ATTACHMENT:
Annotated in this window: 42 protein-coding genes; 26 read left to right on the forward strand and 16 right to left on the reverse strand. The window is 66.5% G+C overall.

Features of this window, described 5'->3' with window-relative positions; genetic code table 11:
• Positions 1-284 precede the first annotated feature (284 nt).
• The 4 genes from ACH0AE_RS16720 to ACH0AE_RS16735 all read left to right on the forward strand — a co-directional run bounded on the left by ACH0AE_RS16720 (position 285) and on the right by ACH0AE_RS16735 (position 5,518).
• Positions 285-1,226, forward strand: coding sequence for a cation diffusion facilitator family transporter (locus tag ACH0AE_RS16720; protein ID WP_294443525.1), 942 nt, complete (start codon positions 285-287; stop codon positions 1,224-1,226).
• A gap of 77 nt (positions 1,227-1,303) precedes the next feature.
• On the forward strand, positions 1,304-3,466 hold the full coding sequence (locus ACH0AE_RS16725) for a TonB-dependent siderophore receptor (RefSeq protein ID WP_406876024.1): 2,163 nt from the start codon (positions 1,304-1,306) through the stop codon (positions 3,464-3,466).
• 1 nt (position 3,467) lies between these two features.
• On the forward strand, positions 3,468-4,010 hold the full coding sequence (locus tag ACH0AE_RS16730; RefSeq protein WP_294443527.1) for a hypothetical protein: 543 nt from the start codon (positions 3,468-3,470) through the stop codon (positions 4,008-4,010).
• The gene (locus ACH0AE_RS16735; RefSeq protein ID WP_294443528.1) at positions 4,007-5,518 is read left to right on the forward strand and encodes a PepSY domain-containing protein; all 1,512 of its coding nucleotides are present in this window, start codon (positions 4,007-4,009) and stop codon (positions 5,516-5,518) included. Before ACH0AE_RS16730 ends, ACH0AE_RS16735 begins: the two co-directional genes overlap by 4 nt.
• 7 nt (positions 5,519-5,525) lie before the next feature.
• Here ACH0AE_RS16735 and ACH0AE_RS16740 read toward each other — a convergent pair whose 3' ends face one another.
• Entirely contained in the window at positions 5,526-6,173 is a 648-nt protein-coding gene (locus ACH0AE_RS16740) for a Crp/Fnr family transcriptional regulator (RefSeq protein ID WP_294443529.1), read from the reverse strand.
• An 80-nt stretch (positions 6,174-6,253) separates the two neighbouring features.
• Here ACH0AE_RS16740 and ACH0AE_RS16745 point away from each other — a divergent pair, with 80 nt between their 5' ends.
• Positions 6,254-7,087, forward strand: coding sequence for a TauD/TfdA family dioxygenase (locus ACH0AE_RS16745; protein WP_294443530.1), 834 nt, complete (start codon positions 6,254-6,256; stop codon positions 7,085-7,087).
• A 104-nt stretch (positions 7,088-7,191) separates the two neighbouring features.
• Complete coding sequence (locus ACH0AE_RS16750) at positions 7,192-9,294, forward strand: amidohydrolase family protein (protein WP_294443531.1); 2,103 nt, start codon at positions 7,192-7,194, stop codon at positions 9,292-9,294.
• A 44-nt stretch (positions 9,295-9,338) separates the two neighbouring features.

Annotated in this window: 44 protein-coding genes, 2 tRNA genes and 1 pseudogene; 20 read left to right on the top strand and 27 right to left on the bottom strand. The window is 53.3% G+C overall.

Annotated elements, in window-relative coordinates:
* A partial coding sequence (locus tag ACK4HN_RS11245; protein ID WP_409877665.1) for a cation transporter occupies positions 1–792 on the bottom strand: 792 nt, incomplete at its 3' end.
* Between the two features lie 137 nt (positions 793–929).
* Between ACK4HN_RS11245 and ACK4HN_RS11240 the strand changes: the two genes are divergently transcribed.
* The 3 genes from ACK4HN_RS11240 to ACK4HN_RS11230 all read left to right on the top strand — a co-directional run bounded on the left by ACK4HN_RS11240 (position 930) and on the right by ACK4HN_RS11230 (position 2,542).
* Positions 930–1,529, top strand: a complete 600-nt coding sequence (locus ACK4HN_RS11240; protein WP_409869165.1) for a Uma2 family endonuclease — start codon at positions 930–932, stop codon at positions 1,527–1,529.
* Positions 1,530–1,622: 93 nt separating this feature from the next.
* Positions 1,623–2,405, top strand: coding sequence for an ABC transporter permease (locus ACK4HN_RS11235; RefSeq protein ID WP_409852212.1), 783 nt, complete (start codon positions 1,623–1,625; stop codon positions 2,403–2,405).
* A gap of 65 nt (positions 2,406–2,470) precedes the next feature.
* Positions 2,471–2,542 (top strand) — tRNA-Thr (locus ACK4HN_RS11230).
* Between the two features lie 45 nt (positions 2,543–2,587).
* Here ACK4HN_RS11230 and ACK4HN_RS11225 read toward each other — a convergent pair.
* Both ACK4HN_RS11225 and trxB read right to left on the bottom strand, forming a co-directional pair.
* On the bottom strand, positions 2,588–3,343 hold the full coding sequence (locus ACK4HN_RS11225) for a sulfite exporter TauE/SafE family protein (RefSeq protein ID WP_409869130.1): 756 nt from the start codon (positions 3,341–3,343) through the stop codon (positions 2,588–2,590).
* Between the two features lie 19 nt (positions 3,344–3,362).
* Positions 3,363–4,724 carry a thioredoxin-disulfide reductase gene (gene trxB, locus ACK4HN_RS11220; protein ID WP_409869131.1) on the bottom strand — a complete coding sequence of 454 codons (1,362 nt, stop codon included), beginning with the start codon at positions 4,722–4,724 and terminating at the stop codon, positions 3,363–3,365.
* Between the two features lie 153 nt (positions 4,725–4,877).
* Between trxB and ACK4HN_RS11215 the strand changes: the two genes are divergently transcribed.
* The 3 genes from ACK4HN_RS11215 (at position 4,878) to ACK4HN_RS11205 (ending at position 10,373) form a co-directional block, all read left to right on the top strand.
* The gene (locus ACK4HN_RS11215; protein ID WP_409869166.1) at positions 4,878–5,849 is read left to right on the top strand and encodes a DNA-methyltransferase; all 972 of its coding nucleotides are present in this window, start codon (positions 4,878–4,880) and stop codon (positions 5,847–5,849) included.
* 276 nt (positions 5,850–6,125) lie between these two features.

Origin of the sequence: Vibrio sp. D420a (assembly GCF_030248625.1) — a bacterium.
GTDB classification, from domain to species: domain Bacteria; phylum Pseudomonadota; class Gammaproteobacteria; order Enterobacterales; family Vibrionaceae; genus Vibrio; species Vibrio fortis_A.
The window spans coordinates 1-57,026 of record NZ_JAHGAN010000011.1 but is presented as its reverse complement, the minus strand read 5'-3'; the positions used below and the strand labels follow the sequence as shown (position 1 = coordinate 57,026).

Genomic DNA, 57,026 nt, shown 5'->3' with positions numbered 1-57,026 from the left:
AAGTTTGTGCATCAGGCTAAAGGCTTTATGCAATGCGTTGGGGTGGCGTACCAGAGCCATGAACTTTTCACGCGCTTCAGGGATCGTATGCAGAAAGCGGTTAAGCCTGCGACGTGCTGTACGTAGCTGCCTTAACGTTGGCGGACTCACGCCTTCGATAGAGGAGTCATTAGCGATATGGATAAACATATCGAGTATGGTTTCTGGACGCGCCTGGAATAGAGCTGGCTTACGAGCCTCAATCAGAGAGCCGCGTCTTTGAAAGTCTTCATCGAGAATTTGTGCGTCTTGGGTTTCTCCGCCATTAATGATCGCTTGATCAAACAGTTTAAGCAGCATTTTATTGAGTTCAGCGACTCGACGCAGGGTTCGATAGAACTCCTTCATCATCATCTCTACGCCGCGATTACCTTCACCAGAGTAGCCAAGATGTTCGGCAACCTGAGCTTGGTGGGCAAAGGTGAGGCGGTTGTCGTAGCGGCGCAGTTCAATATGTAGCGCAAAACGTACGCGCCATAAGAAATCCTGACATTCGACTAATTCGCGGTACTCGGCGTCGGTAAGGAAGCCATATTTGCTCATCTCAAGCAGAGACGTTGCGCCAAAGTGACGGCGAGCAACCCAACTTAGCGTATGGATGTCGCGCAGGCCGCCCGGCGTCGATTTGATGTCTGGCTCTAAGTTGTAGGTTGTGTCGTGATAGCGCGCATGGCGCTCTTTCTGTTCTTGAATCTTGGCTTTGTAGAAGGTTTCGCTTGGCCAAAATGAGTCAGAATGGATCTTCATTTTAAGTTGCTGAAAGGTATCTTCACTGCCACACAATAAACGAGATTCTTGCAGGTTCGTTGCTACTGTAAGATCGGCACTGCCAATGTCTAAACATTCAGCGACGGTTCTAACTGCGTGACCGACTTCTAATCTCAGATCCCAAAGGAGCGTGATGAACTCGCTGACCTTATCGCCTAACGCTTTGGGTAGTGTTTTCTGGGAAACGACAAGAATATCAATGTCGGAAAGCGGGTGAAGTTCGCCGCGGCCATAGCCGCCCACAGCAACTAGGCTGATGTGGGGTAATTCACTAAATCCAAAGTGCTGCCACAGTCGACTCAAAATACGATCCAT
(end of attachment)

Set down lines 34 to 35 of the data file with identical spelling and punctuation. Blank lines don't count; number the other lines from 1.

* On the bottom strand, positions 2,588–3,343 hold the full coding sequence (locus ACK4HN_RS11225) for a sulfite exporter TauE/SafE family protein (RefSeq protein ID WP_409869130.1): 756 nt from the start codon (positions 3,341–3,343) through the stop codon (positions 2,588–2,590).
* Between the two features lie 19 nt (positions 3,344–3,362).